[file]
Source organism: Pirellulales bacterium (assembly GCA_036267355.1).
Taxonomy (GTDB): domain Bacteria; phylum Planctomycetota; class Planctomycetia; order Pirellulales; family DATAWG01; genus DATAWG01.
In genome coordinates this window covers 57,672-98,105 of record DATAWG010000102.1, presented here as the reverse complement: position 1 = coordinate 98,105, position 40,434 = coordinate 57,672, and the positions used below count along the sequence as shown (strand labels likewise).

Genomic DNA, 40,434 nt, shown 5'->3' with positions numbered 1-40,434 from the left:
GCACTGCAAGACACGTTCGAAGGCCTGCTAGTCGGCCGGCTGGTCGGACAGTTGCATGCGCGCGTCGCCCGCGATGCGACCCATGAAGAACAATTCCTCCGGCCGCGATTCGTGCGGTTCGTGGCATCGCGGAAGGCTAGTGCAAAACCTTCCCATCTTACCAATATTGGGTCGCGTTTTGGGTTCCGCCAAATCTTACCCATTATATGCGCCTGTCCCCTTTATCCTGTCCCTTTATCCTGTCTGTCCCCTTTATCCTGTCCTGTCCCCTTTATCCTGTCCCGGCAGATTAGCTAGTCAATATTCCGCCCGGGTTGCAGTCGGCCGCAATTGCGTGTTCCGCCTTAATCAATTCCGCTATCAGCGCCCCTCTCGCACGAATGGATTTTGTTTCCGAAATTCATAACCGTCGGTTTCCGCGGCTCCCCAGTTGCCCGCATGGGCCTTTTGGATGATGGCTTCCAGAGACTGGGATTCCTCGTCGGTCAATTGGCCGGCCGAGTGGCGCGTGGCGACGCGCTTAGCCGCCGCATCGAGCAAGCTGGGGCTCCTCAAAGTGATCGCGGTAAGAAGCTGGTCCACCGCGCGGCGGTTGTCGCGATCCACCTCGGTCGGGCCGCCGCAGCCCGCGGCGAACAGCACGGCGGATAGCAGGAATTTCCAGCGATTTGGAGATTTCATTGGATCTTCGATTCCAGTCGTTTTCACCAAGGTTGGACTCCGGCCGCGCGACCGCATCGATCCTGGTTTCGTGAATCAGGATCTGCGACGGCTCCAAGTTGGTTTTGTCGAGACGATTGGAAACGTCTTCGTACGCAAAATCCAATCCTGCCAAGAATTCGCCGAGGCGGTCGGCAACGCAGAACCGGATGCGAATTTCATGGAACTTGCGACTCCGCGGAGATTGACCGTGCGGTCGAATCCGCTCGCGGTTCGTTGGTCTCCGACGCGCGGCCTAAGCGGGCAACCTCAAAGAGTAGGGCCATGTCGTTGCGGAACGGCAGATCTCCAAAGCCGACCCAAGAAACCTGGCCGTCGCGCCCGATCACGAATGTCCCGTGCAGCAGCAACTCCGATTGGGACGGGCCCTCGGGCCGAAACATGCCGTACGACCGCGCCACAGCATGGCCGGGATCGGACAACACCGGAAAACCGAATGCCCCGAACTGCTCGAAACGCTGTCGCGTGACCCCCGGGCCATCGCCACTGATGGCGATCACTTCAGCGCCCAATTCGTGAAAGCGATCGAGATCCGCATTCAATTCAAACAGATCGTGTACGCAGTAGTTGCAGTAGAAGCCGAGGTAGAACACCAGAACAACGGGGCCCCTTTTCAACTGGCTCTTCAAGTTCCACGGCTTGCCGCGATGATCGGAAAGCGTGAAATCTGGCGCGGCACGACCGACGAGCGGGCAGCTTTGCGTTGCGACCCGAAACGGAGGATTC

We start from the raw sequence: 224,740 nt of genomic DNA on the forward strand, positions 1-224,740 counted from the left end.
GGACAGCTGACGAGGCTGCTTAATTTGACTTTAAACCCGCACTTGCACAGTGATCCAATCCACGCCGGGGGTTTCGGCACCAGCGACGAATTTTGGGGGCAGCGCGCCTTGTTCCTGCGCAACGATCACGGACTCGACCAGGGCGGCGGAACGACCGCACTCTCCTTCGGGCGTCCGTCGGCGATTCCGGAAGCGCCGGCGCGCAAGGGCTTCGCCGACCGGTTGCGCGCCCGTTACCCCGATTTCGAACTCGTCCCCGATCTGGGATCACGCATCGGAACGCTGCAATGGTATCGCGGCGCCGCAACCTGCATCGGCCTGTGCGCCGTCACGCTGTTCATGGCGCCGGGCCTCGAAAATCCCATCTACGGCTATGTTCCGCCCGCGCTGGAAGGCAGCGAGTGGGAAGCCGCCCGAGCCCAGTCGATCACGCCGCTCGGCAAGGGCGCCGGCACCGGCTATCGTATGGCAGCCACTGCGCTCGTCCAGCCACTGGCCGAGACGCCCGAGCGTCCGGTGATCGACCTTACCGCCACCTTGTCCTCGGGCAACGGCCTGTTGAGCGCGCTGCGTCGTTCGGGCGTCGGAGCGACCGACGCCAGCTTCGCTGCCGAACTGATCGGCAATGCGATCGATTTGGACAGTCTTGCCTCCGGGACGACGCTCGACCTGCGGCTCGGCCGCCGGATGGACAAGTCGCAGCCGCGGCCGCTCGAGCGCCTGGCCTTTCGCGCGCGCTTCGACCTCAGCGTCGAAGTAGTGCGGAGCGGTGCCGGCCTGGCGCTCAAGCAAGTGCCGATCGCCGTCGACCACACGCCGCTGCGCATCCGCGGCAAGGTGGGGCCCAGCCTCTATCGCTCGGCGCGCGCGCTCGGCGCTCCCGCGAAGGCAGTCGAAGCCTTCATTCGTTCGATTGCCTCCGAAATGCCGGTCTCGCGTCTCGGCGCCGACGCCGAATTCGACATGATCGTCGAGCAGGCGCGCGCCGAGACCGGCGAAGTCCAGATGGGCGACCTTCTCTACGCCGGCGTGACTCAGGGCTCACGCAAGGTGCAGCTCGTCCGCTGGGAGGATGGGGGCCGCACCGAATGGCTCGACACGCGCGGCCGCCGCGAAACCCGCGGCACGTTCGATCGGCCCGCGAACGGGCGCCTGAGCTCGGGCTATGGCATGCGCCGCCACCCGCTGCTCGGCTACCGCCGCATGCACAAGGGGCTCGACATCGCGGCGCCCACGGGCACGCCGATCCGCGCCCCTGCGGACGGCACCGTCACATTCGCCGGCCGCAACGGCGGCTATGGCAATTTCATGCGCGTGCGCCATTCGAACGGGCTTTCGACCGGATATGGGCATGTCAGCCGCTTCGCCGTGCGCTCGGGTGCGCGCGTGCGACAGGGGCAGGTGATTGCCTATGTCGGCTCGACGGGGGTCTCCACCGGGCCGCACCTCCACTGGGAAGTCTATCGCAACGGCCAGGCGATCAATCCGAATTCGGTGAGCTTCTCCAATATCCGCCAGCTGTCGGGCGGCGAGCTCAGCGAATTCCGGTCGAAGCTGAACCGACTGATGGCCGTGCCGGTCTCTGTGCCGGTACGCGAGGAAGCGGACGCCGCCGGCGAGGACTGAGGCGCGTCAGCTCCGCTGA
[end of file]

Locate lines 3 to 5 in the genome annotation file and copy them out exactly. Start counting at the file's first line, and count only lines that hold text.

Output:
In genome coordinates this window covers 57,672-98,105 of record DATAWG010000102.1, presented here as the reverse complement: position 1 = coordinate 98,105, position 40,434 = coordinate 57,672, and the positions used below count along the sequence as shown (strand labels likewise).

Genomic DNA, 40,434 nt, shown 5'->3' with positions numbered 1-40,434 from the left:
GCACTGCAAGACACGTTCGAAGGCCTGCTAGTCGGCCGGCTGGTCGGACAGTTGCATGCGCGCGTCGCCCGCGATGCGACCCATGAAGAACAATTCCTCCGGCCGCGATTCGTGCGGTTCGTGGCATCGCGGAAGGCTAGTGCAAAACCTTCCCATCTTACCAATATTGGGTCGCGTTTTGGGTTCCGCCAAATCTTACCCATTATATGCGCCTGTCCCCTTTATCCTGTCCCTTTATCCTGTCTGTCCCCTTTATCCTGTCCTGTCCCCTTTATCCTGTCCCGGCAGATTAGCTAGTCAATATTCCGCCCGGGTTGCAGTCGGCCGCAATTGCGTGTTCCGCCTTAATCAATTCCGCTATCAGCGCCCCTCTCGCACGAATGGATTTTGTTTCCGAAATTCATAACCGTCGGTTTCCGCGGCTCCCCAGTTGCCCGCATGGGCCTTTTGGATGATGGCTTCCAGAGACTGGGATTCCTCGTCGGTCAATTGGCCGGCCGAGTGGCGCGTGGCGACGCGCTTAGCCGCCGCATCGAGCAAGCTGGGGCTCCTCAAAGTGATCGCGGTAAGAAGCTGGTCCACCGCGCGGCGGTTGTCGCGATCCACCTCGGTCGGGCCGCCGCAGCCCGCGGCGAACAGCACGGCGGATAGCAGGAATTTCCAGCGATTTGGAGATTTCATTGGATCTTCGATTCCAGTCGTTTTCACCAAGGTTGGACTCCGGCCGCGCGACCGCATCGATCCTGGTTTCGTGAATCAGGATCTGCGACGGCTCCAAGTTGGTTTTGTCGAGACGATTGGAAACGTCTTCGTACGCAAAATCCAATCCTGCCAAGAATTCGCCGAGGCGGTCGGCAACGCAGAACCGGATGCGAATTTCATGGAACTTGCGACTCCGCGGAGATTGACCGTGCGGTCGAATCCGCTCGCGGTTCGTTGGTCTCCGACGCGCGGCCTAAGCGGGCAACCTCAAAGAGTAGGGCCATGTCGTTGCGGAACGGCAGATCTCCAAAGCCGACCCAAGAAACCTGGCCGTCGCGCCCGATCACGAATGTCCCGTGCAGCAGCAACTCCGATTGGGACGGGCCCTCGGGCCGAAACATGCCGTACGACCGCGCCACAGCATGGCCGGGATCGGACAACACCGGAAAACCGAATGCCCCGAACTGCTCGAAACGCTGTCGCGTGACCCCCGGGCCATCGCCACTGATGGCGATCACTTCAGCGCCCAATTCGTGAAAGCGATCGAGATCCGCATTCAATTCAAACAGATCGTGTACGCAGTAGTTGCAGTAGAAGCCGAGGTAGAACACCAGAACAACGGGGCCCCTTTTCAACTGGCTCTTCAAGTTCCACGGCTTGCCGCGATGATCGGAAAGCGTGAAATCTGGCGCGGCACGACCGACGAGCGGGCAGCTTTGCGTTGCGACCCGAAACGGAGGATTC